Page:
On January 16, the University of Tartu Natural History Museum unveils its new permanent exhibition 'Earth. Life. Story' that weaves together geology, zoology, botany and mycology. On the first two days, January 16 and 17, the doors of the Museum are open from 10 a.m. to 10 p.m. The renovation costs amounted to more than two million euros, most of which was provided by the European Regional Development Fund (ERDF) via the Environmental Investment Centre (EIC).
The exhibition takes the visitor on a tour of the Earth's natural history from the earliest ages of our planet to the present day. According to Urmas Kõljalg, Director of UT Natural History Museum, the new permanent exhibition is a crucial step on the way to becoming a member of the family of the world's leading natural history museums. 'The exhibition and the learning environment that the museum now has are a proper match to the unique IT solutions and rich research collections that it possesses,' said Kõljalg.
Andrus Kimber, member of the board of the EIC, said he was very glad that, thanks to European funding, the EIC was able to support the overhaul of the museum's exhibition as a whole. 'The injection of funds was necessary to modernise the exhibition that dates from the previous century, thus enriching the environmental education offered in Estonia and raising its quality to a very high level,' said Kimber. The EIC channelled 1.87 million euros of ERDF funding to the project, the university's match funding amounted to 298,000 euros.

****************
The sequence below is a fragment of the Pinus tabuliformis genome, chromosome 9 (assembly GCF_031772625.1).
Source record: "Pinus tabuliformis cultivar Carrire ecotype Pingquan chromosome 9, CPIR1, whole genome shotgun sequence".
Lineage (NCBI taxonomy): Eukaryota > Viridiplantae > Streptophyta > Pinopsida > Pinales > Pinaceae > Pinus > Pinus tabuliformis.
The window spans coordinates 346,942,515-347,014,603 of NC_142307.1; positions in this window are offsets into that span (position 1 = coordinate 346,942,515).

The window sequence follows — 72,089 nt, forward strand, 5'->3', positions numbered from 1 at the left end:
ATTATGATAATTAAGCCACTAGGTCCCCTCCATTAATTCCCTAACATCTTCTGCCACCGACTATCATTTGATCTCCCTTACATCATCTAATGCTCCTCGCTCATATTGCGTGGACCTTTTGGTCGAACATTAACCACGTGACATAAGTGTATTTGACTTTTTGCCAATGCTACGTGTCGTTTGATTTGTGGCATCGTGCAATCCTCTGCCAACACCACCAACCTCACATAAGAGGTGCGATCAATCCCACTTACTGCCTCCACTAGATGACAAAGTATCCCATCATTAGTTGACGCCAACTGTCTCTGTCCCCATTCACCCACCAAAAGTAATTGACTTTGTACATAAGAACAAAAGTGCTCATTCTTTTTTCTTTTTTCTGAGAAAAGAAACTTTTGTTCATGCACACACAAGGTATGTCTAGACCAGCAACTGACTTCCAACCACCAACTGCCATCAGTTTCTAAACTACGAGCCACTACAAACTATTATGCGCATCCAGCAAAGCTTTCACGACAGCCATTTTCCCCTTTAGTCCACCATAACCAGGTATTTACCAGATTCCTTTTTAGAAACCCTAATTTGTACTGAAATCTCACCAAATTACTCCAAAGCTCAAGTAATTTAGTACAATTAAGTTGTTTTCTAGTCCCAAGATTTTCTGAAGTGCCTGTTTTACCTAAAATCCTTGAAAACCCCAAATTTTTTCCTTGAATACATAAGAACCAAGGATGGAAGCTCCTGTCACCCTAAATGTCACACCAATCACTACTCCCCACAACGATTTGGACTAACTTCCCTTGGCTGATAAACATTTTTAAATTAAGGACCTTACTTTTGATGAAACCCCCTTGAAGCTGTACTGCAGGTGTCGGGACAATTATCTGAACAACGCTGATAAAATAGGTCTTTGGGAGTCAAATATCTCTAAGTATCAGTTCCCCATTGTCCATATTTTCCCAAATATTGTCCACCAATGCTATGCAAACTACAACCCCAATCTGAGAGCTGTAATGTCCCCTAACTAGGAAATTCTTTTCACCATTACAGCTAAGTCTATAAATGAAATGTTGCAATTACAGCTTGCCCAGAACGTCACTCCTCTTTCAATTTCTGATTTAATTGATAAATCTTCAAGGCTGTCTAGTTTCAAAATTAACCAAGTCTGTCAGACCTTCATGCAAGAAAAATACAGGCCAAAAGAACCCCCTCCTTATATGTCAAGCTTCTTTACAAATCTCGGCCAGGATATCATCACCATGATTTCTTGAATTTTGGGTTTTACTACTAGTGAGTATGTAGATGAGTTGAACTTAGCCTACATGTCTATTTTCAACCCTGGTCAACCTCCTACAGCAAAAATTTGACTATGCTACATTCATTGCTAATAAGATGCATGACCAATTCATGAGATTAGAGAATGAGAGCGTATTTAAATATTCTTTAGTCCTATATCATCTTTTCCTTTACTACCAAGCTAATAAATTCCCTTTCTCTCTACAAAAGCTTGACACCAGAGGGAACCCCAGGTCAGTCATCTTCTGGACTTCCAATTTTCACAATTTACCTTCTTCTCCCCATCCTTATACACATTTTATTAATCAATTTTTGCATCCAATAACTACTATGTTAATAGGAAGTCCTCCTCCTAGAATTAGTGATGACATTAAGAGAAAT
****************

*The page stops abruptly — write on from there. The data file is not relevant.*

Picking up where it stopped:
Visitors are invited to wonder at Estonia's largest trilobites and a Devonian placoderm, examine the evolutional ancestors of humans and study scintillating minerals. In the biodiversity hall, they can observe the 'night airport' of moths, be amazed by the 'evil palm tree' and look in the eye of the first jackal caught in Estonia. The hall of life patterns invites visitors to explore its dioramas that depict communities that can be found along the Tartu meridian, and a freshwater aquarium.
In the live animal corner, children can meet their old friends the Japanese Rat Snake and Mexican Redknee Tarantula, who have recently been joined by a new inhabitant — a Green Iguana. The adults may delight in their re-encounter with the taxidermal giraffe, bison, moose and wolves, the favourites of many generations.
In addition to overhauling the exhibition, the Natural History Museum was able, for the first time, to create access facilities in the museum for visitors with a walking disability.
On the first two days, January 16 and 17, the doors of the Natural History Museum are open from 10 a.m. to 10 p.m. Further visitor information is available on the museum's website at natmuseum.ut.ee.
Work on the new permanent exhibition of the UT Natural History Museum and the museum's classrooms was completed with support from the ERDF environmental education infrastructure development programme that was administered by the Environmental Investment Centre Foundation.
Eva-Liisa Orula, Communication Manager of UT Museum of Natural History, telephone: +372 5342 2139, e-mail: firstname.lastname@example.org;
Elina Kink, Communication Manager of the Foundation Environmental Investment Centre, telephone: 5687 5797, e-mail: email@example.com.